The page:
Weekly Wire
Austin Chronicle The Girl Next Door

By Sarah Hepola

JUNE 26, 2000: 

D: Christine Fugate. (Not Rated, 84 min.)

Stacy Baker just wanted to please. So it was no surprise that the sweet thang from Tulsa, Oklahoma, turned out like she did ­ a housewife trapped in a bad marriage to her high school sweetheart, no longer dreaming of sequins and silk sashes, just dusting and flinching. She probably could have lived that way forever, trying to please everyone, pleasing no one. Except for one thing: She didn't. When Baker's beefy husband suggested she get a boob job and send nude photos to Hustler, she did, just like a good little girl. But when Hustler liked what they saw, Baker bolted hubby and hearth for the porn biz, and Stacy Baker, sad suburban housewife, became Stacy Valentine, rising starlet in the adult entertainment industry. Director Christine Fugate (Tobacco Blues) follows Stacy over two years, as she tangles with romance, struggles to achieve the Pamela Anderson look she so admires, and endures the day-to-day grind (literally) that is her newfound career and support system. Fugate travels back to Tulsa to interview Stacy's mom, a working-class woman who sips a Lone Star during her interview and is teased by her amiable second husband about a time when she, too, liked sex. We meet Stacy's childhood best friend, who expresses difficulty relating to someone whose answer to "How was your day?" includes the word "double penetration." But Fugate resists the temptation to ply open her childhood for our disapproval, allowing Stacy to speak for herself without adding cloying narration. With her tireless enthusiasm, Stacy seems more like a Dallas Cowboy cheerleader than a porn star, but Fugate also captures the vulnerable side that peeks out after the forced smile crumbles. While she may have outrun a troubled past, Stacy Baker can't seem to stop changing herself to meet others' expectations. By far the most harrowing, and fascinating, portion of the film is her repeated trips to the plastic surgeon. The doctor maps out the tucks and nips with a black marker, like dark perforation points across her naked hips, belly, thighs, and breasts. In the operating room, Stacy lies anesthetized as doctors root around inside her, sticking things in, sucking things out. There is something doomed and desperate about all these gambles for happiness, like her grabs at love with a fellow porn actor named Julian. They always seem to end up the same way, and yet she takes the dive again and again ­ either bravely or foolishly ­ always wondering if maybe this time, just maybe ... In the end, The Girl Next Door isn't much more than an extended E! True Hollywood Story, far tamer than some viewers might be expecting in its depiction, nevertheless compelling, of life in the porn biz. But the film is a poignant reminder that while the girl next door may just want to have fun, she also, probably, just wants to be loved.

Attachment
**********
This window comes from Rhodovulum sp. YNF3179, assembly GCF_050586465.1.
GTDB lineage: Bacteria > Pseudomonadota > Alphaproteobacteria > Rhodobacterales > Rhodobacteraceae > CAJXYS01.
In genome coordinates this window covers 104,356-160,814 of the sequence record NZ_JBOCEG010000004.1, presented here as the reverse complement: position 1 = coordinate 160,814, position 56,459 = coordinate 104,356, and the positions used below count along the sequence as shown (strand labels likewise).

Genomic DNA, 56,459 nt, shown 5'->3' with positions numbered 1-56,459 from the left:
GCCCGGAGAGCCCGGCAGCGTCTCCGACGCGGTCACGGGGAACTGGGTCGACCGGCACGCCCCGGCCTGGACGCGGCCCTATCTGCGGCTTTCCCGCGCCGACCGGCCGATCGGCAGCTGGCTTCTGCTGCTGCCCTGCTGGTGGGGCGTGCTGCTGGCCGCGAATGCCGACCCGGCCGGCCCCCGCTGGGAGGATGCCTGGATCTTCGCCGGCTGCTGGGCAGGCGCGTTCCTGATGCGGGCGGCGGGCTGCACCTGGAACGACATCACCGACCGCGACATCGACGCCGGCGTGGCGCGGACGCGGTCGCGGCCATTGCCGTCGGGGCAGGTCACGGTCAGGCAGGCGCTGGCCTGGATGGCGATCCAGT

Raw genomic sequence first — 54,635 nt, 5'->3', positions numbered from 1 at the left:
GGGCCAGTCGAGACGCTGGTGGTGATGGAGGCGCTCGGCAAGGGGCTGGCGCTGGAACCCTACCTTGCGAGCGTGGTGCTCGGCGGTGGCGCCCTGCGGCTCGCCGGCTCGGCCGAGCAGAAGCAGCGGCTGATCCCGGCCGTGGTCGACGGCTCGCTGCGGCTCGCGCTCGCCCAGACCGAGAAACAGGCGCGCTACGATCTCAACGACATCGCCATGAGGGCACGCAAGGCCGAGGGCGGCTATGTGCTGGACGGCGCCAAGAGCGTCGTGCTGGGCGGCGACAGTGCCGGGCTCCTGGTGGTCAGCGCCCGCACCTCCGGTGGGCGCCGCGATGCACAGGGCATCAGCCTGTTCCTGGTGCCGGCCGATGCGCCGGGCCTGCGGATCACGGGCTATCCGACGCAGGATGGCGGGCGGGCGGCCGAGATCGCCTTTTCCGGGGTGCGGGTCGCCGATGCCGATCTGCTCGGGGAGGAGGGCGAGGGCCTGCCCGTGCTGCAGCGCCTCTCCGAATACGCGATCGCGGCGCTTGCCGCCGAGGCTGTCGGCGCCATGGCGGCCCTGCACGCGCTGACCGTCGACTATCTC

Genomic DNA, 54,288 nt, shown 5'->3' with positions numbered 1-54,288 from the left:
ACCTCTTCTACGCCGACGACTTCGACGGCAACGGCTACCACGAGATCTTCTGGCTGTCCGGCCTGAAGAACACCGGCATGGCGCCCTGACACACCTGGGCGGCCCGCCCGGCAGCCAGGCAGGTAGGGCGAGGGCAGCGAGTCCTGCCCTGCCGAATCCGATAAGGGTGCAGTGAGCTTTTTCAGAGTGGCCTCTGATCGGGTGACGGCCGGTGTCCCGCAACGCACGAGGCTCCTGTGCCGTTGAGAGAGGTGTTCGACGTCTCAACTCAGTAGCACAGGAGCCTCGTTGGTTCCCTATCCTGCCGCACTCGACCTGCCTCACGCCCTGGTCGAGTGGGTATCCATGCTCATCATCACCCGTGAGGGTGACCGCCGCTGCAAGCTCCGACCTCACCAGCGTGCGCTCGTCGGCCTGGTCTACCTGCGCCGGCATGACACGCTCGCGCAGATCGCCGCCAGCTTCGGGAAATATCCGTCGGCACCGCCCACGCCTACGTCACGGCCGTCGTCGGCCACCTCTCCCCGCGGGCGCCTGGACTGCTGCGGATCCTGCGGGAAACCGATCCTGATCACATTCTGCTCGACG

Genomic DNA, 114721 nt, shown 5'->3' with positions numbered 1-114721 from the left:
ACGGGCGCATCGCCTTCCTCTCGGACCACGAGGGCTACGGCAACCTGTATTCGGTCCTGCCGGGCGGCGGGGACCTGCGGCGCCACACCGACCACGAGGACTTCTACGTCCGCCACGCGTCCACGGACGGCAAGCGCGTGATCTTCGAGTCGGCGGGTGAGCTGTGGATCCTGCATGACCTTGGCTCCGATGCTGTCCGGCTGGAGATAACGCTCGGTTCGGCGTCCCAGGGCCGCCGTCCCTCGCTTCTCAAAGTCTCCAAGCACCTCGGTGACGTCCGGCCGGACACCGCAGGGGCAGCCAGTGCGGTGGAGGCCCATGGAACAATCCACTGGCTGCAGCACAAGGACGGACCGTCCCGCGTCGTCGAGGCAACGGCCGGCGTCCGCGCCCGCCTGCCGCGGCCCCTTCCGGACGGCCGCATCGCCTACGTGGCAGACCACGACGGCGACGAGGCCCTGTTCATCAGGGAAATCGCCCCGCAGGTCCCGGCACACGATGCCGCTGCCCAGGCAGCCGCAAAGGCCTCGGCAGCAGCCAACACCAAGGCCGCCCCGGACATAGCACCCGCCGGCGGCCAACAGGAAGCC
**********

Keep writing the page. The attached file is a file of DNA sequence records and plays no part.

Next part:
2.5 Stars


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